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Speech: Katene - Bodily Samples Amendment Bill

Criminal Investigation (Bodily Samples) Amendment Bill
Rahui Katene, MP for Te Tai Tonga
Tuesday 27 and Wednesday 28 October 2009

Four years ago, the Maori Party was approached about the Genographic Project, a huge project in which DNA samples would be extracted from 100,000 indigenous volunteers.

That’s right – the blood and genetic codes of indigenous peoples would be suddenly available in the global DNA bank.

Perhaps it could be to construct what apparently a Chicago Museum has labelled as the perfect human specimen – Maori of course.

But the risk that the unique DNA of indigenous peoples might be used for other less honourable means was always there.

At the time, we felt duty bound by both legal codes and ethical standards to draw attention to the proposed DNA research, stipulating that informed consent and ethical approval should be obtained before any such research could proceed.

We do so on the basis of our firm belief that whakapapa is a taonga tuku iho to be protected, no matter what.

Roll on two years from the Genographic Project, and this time we were dealing with a Police Practice Note, updated in 2007 and published in the Police Journal, Ten One.

To be fair the practice note makes it clear that children under the age of ten years should only be fingerprinted for the purpose of eliminating them from a police inquiry and that children aged ten to thirteen years cannot be fingerprinted without written approval of the Youth Aid section of the police.

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But the note also encouraged members of the New Zealand Police to promote the fact that it is in the best interests of children and young persons to voluntarily agree to be fingerprinted.

In reality, voluntarily given fingerprints provide the police with a tool which will greatly increase the likelihood of their being identified in future police investigations.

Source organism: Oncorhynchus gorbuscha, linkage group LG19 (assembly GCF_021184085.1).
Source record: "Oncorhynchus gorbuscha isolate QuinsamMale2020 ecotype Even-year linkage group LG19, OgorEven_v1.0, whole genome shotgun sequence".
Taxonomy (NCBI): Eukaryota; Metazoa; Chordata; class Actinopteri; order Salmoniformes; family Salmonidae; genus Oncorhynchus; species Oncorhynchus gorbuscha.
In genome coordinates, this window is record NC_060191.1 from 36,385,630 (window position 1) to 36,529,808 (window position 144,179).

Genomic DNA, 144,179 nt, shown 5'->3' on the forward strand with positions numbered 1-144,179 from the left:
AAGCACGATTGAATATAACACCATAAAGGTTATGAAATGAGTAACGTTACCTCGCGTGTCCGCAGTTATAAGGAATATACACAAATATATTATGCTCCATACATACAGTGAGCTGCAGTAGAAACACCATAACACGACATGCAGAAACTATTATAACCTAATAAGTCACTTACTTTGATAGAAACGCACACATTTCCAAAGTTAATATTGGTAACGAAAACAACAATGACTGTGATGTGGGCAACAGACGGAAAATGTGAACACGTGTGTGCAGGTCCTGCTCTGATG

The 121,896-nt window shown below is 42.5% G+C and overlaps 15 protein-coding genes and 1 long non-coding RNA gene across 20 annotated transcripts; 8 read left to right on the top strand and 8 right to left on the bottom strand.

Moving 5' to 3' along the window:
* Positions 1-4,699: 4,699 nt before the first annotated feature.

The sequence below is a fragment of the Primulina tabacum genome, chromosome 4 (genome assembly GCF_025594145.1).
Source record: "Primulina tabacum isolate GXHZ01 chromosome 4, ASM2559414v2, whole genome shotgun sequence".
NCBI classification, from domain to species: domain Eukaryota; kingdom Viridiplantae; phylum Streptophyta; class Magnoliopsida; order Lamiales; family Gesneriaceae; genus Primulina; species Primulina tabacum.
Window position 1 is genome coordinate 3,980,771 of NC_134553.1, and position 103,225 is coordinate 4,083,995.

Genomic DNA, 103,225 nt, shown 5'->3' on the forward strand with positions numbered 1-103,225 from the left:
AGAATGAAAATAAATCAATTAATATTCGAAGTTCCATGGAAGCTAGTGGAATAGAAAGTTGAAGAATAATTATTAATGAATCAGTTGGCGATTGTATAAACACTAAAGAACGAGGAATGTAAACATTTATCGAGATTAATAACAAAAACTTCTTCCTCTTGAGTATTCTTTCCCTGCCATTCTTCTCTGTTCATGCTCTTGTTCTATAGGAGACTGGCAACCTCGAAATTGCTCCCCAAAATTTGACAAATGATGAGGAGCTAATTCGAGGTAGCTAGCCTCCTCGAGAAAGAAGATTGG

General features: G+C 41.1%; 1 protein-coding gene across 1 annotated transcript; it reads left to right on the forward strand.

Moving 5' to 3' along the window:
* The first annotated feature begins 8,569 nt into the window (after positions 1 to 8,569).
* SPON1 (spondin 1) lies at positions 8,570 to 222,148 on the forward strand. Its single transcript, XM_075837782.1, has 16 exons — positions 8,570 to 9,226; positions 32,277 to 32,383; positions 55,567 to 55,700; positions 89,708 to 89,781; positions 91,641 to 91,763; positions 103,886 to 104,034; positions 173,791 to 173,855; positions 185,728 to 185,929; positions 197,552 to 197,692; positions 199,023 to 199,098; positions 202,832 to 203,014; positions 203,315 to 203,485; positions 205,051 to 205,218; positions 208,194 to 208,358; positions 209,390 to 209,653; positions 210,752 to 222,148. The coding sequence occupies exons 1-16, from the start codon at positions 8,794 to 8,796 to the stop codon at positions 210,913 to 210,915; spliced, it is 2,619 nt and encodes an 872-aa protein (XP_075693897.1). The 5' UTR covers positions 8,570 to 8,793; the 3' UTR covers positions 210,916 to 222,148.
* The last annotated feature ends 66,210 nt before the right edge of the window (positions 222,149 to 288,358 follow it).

Mr Speaker, this Bill is a case of third time lucky for some.

The Bill introduces the ability to take DNA from any person that police intend to charge with any imprisonable offence, including young people. This will be widened to any person (or young person) police intend to charge with a ‘relevant offence’ in 2011.

Ostensibly it has a straight-forward goal - to assist with the convicting of those arrested for an imprisonable offence.

But is it really so simple?

In reality, many low level offences carry a penalty of short-term imprisonment as a maximum sentence, so that as it turns out, a very large pool of offenders could be required to undergo DNA testing.

And as we have become aware, the criteria will become broader in the future, capturing a wider group of suspects. Over time, for example, low level and youth offenders, those arrested but not convicted, or even merely those who are suspected; might all fall privy to the scheme.

The Maori Party has always believed that if DNA tests have to be employed as a means of identifying offenders, a more stringent test could be found to better target high end offenders and adopt some other approaches for the lower end.

Tino Rangatiratanga Tai Tamariki Youth Law considered that the offence thresholds should be targeted at the more serious end of the criminal offence scale, as is currently the case, and should not be opened up to encapsulate the range of offences that Part 2 of the Bill intends.

This was also the view of the Privacy Commissioner who was greatly concerned that Part 2 of the Bill would bring all imprisonable offences, whether serious or trivial, within the ambit of the DNA collection regime. This will greatly increase the number of samples collected.

The Commission’s view is that the law enforcement benefit of such a sweeping change would be outweighed by costs to privacy, public trust and the smooth functioning of the programme. As a consequence the Privacy Commissioner recommends that Part 2 should be removed from the Bill.

There are simply too many unknowns – too much variability in the potential use and collection of DNA.